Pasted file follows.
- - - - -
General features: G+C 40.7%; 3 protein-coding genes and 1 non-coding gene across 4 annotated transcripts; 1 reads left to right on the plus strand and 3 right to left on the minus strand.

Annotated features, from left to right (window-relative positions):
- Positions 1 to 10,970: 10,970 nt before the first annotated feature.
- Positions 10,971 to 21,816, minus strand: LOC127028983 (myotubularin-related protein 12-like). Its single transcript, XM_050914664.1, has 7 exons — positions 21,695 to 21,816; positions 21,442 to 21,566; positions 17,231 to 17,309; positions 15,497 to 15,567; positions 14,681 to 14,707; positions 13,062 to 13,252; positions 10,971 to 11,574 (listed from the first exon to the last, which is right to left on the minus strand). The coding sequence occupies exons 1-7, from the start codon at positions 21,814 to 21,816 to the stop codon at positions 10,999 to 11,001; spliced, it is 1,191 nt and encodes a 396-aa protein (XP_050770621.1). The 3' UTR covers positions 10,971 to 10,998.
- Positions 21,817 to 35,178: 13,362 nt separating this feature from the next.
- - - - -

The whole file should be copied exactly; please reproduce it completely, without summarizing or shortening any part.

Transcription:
General features: G+C 40.7%; 3 protein-coding genes and 1 non-coding gene across 4 annotated transcripts; 1 reads left to right on the plus strand and 3 right to left on the minus strand.

Annotated features, from left to right (window-relative positions):
- Positions 1 to 10,970: 10,970 nt before the first annotated feature.
- Positions 10,971 to 21,816, minus strand: LOC127028983 (myotubularin-related protein 12-like). Its single transcript, XM_050914664.1, has 7 exons — positions 21,695 to 21,816; positions 21,442 to 21,566; positions 17,231 to 17,309; positions 15,497 to 15,567; positions 14,681 to 14,707; positions 13,062 to 13,252; positions 10,971 to 11,574 (listed from the first exon to the last, which is right to left on the minus strand). The coding sequence occupies exons 1-7, from the start codon at positions 21,814 to 21,816 to the stop codon at positions 10,999 to 11,001; spliced, it is 1,191 nt and encodes a 396-aa protein (XP_050770621.1). The 3' UTR covers positions 10,971 to 10,998.
- Positions 21,817 to 35,178: 13,362 nt separating this feature from the next.